After four weeks of U.S. dollar strength, this week’s strong retreat of the U.S. currency against the Japanese yen and euro caused headwinds for stocks. At the close of trading Friday, the DJIA and SP 500 shed 0.75% and 0.07%, respectively. Aside from the NASDAQ’s 1.22% move higher on the back of a big move higher in the share price of Apple Computer (AAPL), who reported earnings earlier in the week, this week was a ‘risk-off’ trade for U.S. stocks.
Expectations of another Kuroda surprise leading up to the announcement scheduled by the head of the Bank of Japan (BOJ) had lifted U.S. stocks earlier in the week from capital flight out of the yen and into U.S. assets; but Kuroda disappointed traders Friday with language suggesting a rethink of the BOJ’s aggressive pace of ongoing asset purchases.
Following the announcement, the yen soared 3.12% against the U.S. dollar (3.95% for the week), taking the fuel of the yen carry trade away from the U.S. and back to Japan. The euro spiked, as well, in sympathy with the yen, rising 0.86% Friday and 1.80% for the week.
More bad news for stocks came Friday after the U.S. Commerce Department reported a 1.2% increase to Q2 GDP (expectation 2.6%) and a downward revision for Q1 to 0.8% (expectation 1.1%). These GDP reports didn’t surprise me, as I’ve noticed a strong bias toward downward revisions to GDP during softening economic cycles.
As my readers know, I’ve been very cautious since the Brexit vote of June 23, and have had expectations of surprises that would knock U.S. stocks following the capital rush out of the political turmoil in the European Union and into the relative safe haven of U.S. markets. Well, I was fortunately correct and maintain my cautious stance as we move into August, a historically very low-volume month for stocks.
The gold market expressed a more truthful sentiment about U.S. dollar more clearly this week, as the yellow metal and principal competitor to the dollar rose as much as $23 on Friday (up $34.50, or 2.61%, for the week) following the BOJ and U.S. Commerce Department news events. In short, dollar-denominated traders took substantial losses this week in purchasing power priced in euros and, especially, priced in yen and gold. Priced in gold, yen and euros, the DJIA slid significantly by 3.27%, 4.52% and 2.51%, respectively.
And against the turbulent backdrop to this week’s action in currencies and stocks was the move lower in the VIX. Friday’s close of 11.87 defied all conventional wisdom while the U.S. dollar crashed 2.08% on the USD Index for the week, settling below its 50-day, 200-day and 52-week moving averages in one full sweep on Friday.
I’m watching the dollar and VIX very closely this coming week. With the knowledge of the VIX’s five-year average of 19.5 in the back of my mind, a 11.87 reading at this time boggles my mind. From where are traders getting so much complacency?
Either some backstage actors are buying massive amounts of call options to support stocks or, big money is front-running a Fed reversal of its hawkish narrative and actually begin to prepare markets for a Fed easing. Of course, as I stated in my last edition of the LT Report, Dow stocks are still yielding dividends of at least 100 basis points more than the U.S. 10-year Treasury note. And stuffing a billion dollars somewhere in a hurry can be absorbed by blue chips.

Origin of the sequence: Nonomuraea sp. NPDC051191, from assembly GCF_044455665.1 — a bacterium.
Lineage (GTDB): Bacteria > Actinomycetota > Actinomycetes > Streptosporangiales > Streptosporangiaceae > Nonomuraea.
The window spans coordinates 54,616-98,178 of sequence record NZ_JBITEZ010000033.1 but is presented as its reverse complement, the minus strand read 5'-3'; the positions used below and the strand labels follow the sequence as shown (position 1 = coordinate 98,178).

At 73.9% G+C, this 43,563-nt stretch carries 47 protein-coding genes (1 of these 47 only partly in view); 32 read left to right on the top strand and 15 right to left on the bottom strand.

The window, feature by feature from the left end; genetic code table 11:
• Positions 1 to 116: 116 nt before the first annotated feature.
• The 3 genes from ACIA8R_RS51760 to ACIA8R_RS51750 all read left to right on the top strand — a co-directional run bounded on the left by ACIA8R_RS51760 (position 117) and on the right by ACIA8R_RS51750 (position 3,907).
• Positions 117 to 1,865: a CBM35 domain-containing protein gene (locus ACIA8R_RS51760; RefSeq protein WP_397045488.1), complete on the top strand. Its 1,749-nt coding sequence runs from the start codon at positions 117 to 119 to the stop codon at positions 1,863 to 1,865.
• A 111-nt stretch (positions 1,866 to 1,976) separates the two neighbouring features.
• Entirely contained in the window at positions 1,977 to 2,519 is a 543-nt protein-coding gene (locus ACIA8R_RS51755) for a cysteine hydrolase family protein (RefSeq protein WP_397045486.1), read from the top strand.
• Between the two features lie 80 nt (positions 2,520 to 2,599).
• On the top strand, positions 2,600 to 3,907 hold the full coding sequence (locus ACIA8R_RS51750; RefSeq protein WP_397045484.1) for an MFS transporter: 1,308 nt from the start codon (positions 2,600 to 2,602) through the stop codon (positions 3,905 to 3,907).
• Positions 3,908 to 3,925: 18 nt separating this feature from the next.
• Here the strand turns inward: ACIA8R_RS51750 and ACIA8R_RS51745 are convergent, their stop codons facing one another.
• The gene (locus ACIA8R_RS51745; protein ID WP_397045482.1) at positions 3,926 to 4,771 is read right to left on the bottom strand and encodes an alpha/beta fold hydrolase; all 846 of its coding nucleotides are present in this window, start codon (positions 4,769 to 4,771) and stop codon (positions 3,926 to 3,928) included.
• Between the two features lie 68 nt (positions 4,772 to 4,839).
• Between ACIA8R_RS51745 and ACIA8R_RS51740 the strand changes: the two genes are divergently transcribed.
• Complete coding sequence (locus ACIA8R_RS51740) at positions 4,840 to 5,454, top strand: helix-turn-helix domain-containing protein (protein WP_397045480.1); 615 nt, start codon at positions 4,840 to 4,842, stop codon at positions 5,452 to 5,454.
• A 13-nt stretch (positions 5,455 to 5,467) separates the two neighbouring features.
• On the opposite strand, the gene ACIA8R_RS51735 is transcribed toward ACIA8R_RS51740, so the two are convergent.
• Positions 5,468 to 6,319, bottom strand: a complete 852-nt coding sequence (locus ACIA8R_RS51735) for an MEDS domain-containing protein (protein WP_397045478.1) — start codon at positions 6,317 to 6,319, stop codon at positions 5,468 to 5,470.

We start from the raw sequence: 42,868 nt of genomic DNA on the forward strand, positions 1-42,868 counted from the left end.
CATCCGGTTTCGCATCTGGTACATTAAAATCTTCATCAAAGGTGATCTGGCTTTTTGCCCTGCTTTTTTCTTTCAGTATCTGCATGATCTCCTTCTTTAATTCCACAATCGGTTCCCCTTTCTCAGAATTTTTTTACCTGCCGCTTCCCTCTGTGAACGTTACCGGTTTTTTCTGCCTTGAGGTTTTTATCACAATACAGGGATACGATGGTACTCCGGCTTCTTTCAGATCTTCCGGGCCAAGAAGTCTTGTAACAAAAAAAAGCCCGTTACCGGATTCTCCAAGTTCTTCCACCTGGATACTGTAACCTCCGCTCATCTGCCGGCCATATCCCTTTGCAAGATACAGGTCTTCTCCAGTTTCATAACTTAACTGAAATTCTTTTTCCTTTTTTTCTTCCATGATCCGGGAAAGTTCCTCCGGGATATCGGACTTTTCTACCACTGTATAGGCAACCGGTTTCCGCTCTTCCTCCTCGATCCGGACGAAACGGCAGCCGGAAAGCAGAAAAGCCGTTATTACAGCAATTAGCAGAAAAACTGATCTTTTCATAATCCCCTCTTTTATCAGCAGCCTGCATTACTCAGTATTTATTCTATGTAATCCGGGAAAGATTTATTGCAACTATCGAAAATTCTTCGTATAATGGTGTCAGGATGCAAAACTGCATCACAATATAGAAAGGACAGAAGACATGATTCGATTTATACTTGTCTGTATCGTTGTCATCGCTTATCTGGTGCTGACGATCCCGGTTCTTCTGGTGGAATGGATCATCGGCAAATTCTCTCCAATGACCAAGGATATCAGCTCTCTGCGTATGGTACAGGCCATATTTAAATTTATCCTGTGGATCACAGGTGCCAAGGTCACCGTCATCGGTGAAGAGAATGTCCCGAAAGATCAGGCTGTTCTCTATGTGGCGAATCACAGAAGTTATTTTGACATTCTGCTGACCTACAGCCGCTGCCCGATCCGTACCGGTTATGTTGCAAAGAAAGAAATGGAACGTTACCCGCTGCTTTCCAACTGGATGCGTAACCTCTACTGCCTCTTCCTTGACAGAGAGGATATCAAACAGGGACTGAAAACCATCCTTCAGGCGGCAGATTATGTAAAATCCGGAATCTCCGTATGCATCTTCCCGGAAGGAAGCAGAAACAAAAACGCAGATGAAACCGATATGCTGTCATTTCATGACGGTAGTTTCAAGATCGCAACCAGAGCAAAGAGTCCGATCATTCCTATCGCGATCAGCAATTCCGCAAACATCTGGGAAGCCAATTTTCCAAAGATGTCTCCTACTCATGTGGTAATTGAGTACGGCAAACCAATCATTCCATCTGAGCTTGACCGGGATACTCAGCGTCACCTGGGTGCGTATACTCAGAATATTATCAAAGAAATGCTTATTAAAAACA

I suspect the U.S. dollar has reached an interim peak and a correction (or sideways trading, at best) in stocks may be nearing. The landscape I see ‘spooks’ me, to be frank.
To add a little color to my spooked disposition, let’s take a look what happened this week in the oil and bonds markets and the trade in Deutsche Bank (DB). The price of West Texas Intermediate Crude (WTIC) led declines in commodities prices again this week, with another 5.86% drop in WTIC to add to last week’s 4.52% slide. On Friday, WTIC closed at $41.60 per barrel, settling below its 52-week moving average.
Now that we know GDP growth didn’t even cover U.S. population growth in Q1 or Q2, I’m watching crude more closely for signs of a market realization that a global recession is at hand. I assure you the Fed had already been tipped off about the contents of the Commerce Department report on GDP and may have intervened in the stock market Friday to continue the illusion of prosperity.
And a strong bid for bonds against a backdrop of U.S. dollar weakness indicates a further dichotomy between stocks and the U.S. Treasury market, as the 10-year U.S. Treasury yield dropped another hefty 11 basis points this week to settle at a yield of 1.46%, while the 10-year/two-year Treasury spread narrowed another seven basis points in addition to last week’s three-basis points drop, to close at 79 basis points.
And Deutsche Bank (DB) was pounded again this week, sliding 6.34%, after the largest and most financially vulnerable Western commercial bank reported terrible earnings on Wednesday. DB now trades only $0.84 north of its all-time low of $12.60.
As a recap of my thoughts, I see more and more smart money bailing out of the Fed’s sanguine narrative each day. I think Friday’s news events were pivotal to the thinking of whether or not the Fed will reverse and cut rates. As I’ve said for many weeks, the economic data show a rate rise may crash markets. It then becomes a question of whether the Fed will remain on hold or cut rates. At some point, the Fed will have to cut rates or dream up some new scheme to increase its balance sheet.